Temperature: serve at 68-72°F. The bottle should be opened an hour before serving.
Suitable with: roast meats, duck game and hard, mature cheeses.


Risotto alla Finocchiona

My first “official” Tuscan dish (Actually the Fritatta con Cipolle was the first, but I didn’t note it in the post), this came out quite nice.

  • 1/2 lb baby spinach
  • 6 cups of water
  • 2 Tblspoons kosher salt
  • 2 Tblspoons butter
  • 1 sweet onion, diced
  • 1/2 lb finocchiona(or other Italian sausage)
  • 3 cups Arborio rice
  • 1 wine glass dry white wine
  • 2 cups of whole hazelnuts, shelled and skinned
  • 1 Tblspoon ground pepper

Place spinach in a large bowl. Cover with water and stir in salt. Remove the Spinach, and set aside the water for later. Dry the spinach with paper towels and also set aside.

In a large cast iron skillet , over medium-high heat (or stock pot, if you are lacking said skillet), melt the butter, and add the onion. Cook for 5 minutes, until close to translucent.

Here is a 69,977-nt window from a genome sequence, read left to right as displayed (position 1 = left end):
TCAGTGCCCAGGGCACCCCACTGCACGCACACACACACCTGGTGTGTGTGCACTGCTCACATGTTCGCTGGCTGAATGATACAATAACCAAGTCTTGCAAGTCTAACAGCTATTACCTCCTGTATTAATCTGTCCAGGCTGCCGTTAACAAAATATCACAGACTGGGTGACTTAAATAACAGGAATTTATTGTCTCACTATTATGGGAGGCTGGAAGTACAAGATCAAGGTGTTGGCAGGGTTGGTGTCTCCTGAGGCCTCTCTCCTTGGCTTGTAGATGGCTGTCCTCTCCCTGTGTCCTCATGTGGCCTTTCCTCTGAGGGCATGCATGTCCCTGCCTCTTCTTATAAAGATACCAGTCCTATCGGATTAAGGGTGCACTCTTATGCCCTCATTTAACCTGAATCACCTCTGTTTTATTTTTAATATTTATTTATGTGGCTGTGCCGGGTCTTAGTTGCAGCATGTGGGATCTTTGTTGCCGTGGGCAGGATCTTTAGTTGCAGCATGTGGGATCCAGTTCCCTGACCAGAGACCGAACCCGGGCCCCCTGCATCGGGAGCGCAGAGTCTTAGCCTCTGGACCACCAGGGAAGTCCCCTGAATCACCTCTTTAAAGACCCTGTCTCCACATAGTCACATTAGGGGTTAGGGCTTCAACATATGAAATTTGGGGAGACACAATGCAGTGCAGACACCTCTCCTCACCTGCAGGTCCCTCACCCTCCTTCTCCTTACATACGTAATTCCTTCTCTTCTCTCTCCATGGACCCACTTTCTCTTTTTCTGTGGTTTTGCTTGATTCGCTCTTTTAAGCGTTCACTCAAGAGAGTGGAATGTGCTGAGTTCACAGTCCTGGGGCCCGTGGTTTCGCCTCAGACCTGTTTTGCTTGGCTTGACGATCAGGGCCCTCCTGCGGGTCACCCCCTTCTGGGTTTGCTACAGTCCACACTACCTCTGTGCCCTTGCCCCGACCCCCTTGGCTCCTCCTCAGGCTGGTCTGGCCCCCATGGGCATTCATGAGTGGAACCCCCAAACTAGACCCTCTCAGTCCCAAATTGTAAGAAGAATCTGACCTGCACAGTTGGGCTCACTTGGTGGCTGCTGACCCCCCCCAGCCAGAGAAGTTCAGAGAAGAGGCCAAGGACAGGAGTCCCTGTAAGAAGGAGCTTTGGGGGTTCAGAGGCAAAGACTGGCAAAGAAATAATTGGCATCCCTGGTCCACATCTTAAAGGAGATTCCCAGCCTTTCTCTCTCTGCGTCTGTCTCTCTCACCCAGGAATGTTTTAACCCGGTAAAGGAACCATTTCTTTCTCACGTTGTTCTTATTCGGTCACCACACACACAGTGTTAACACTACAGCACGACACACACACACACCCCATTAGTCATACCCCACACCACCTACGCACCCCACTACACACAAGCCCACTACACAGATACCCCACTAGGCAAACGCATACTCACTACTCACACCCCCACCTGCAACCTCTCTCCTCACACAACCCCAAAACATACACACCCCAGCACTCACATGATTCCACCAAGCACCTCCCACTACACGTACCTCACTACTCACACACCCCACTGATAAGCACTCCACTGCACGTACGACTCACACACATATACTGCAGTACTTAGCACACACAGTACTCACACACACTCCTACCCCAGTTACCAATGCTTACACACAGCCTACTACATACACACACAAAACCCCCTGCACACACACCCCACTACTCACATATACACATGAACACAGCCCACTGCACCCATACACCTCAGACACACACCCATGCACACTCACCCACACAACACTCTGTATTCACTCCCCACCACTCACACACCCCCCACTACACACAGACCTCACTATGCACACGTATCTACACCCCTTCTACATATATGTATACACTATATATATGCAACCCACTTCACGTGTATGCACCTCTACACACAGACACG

Add the finocchiona to the pot and allow to brown, 2-3 minutes. Add the rice, and toast in the sausage oil for 2-3 minutes, and then add the spinach. Cook until spinach begins to wilt. Lower the heat to a simmer and add the glass of white wine. Cook until the wine evaporates. Add Pepper and stir in.

Add a ladleful of set aside water and begin to stir. The water is added 1 or 2 ladlefuls at a time while the rice cooks, and you must stir frequently to obtain the right creamy texture for this dish. Feel free to taste test in order to get correct texture. When rice becomes al dente in texture remove from heat. Plate and serve.

Serves 4-6


Finocchiona: A Tuscan Salame